For Americans, never has the expression “don’t quit your day job” been more timely and appropriate.
The U.S. unemployment rate has risen sharply in recent months to hit 5.5%, the highest it has been since October 2004.
One of the people who has been aversely affected by the struggling economy is NowPublic contributor master_jim2008, who recently lost his job and his home, and has been writing about his experience. Follow his most recent stories here and here.
Have you or your family been affected by the declining American economy? Share your experience on NowPublic by posting a story or commenting below.
The U.S. unemployment rate jumped by the most in 22 years in May, reaching its highest level in more than 3-1/2 years and underscoring the recessionary risk the economy still faces.
The jobless rate rose to 5.5 percent last month from 5 percent, its highest level since October 2004, the Labor Department said on Friday. Some 49,000 jobs were cut from payrolls in May, the fifth straight month of job losses.
Wall Street economists surveyed by Reuters forecast that 58,000 jobs would be lost in May, but had foreseen the unemployment rate rising only to 5.1 percent. So far in 2008, job losses have totaled 324,000, the department said.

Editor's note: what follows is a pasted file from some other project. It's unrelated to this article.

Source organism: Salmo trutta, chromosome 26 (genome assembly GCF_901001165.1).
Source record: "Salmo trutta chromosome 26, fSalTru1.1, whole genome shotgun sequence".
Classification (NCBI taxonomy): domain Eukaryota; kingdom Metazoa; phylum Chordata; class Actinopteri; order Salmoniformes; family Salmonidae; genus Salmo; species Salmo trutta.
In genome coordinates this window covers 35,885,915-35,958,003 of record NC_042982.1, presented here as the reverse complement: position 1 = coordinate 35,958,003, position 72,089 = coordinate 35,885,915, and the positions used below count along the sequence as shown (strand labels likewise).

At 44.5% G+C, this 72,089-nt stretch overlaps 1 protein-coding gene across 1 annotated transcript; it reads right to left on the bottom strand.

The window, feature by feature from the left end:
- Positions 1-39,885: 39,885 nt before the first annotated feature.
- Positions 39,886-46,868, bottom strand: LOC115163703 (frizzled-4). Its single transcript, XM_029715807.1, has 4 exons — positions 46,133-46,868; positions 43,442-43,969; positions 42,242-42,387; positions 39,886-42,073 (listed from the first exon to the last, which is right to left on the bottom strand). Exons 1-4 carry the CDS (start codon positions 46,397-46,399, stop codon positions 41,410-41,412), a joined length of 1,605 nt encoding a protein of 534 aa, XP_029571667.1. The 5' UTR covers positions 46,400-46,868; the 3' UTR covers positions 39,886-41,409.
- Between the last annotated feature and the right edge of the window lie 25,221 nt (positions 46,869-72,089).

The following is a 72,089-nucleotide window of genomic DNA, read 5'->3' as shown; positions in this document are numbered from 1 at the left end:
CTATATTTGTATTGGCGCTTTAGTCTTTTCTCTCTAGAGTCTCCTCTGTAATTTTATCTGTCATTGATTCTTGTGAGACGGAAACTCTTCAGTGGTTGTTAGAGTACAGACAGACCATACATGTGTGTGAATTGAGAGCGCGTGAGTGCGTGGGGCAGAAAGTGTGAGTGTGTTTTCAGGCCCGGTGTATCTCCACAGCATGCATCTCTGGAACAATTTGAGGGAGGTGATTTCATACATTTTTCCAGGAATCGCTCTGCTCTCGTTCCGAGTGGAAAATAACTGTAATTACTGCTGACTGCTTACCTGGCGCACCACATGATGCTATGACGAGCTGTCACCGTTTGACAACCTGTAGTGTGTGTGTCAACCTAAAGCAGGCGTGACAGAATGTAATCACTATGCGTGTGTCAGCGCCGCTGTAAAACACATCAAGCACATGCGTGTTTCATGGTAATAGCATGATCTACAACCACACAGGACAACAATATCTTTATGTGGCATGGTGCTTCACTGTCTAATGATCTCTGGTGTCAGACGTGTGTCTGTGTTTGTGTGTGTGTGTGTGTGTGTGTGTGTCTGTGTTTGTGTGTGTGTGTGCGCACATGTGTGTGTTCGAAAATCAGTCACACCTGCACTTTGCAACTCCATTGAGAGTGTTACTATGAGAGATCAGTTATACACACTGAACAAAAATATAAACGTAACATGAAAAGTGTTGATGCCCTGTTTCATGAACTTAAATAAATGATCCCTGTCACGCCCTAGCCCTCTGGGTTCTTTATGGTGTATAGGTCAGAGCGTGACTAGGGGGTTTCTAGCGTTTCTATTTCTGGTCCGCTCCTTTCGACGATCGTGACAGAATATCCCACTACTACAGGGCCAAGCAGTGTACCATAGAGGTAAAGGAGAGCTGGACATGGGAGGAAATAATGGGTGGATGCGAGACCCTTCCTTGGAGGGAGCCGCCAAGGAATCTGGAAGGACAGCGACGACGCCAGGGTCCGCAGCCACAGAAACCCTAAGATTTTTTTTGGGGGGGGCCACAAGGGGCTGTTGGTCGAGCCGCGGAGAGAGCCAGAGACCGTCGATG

The surprisingly high jobless rate shocked financial markets, causing prices for U.S. Treasury bonds to rise as investors bet the dismal employment outlook pushed back any possibility of early interest-rate rises from the Federal Reserve.
The dollar’s value fell against other major currencies and stock futures dropped.
“Let’s be clear: the economy is still very weak,” [Paul] Ashworth, [senior US. economist with London-based Capital Economics] said. “The economy has little forward momentum, employment is shrinking and the unemployment rate could reach 6 percent by the end of the year.”